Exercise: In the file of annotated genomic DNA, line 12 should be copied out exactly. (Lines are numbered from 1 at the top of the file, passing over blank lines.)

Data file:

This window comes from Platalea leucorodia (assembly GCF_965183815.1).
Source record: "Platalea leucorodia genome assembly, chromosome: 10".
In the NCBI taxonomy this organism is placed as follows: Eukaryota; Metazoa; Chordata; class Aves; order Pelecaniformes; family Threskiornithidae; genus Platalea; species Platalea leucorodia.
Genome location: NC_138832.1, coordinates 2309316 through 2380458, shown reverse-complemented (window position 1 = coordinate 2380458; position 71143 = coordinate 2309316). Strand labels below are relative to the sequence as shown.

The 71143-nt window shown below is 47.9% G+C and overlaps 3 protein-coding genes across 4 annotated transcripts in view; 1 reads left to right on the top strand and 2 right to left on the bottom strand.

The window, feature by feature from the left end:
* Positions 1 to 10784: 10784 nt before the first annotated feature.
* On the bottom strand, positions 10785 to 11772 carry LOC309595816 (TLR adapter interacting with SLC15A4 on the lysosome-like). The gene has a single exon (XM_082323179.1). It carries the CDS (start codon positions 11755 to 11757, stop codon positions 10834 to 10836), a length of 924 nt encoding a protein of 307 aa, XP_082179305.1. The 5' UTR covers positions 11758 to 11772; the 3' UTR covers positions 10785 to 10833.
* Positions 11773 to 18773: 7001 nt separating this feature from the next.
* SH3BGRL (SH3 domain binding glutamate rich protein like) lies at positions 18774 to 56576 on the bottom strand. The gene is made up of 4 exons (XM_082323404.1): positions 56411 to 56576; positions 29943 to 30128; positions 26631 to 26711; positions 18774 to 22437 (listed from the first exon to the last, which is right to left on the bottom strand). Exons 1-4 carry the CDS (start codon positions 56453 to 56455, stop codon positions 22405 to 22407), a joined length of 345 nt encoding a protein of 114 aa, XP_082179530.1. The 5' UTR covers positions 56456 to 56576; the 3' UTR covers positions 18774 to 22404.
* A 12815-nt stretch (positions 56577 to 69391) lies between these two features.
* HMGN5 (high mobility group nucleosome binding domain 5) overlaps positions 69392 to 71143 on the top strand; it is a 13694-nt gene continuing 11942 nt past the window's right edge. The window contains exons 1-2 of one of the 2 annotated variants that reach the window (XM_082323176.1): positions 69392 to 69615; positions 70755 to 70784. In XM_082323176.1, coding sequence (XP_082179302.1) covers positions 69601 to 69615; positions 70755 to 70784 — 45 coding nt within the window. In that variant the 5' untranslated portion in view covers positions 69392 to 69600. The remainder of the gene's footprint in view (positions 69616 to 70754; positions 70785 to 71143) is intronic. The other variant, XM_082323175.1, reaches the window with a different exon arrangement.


* HMGN5 (high mobility group nucleosome binding domain 5) overlaps positions 69392 to 71143 on the top strand; it is a 13694-nt gene continuing 11942 nt past the window's right edge. The window contains exons 1-2 of one of the 2 annotated variants that reach the window (XM_082323176.1): positions 69392 to 69615; positions 70755 to 70784. In XM_082323176.1, coding sequence (XP_082179302.1) covers positions 69601 to 69615; positions 70755 to 70784 — 45 coding nt within the window. In that variant the 5' untranslated portion in view covers positions 69392 to 69600. The remainder of the gene's footprint in view (positions 69616 to 70754; positions 70785 to 71143) is intronic. The other variant, XM_082323175.1, reaches the window with a different exon arrangement.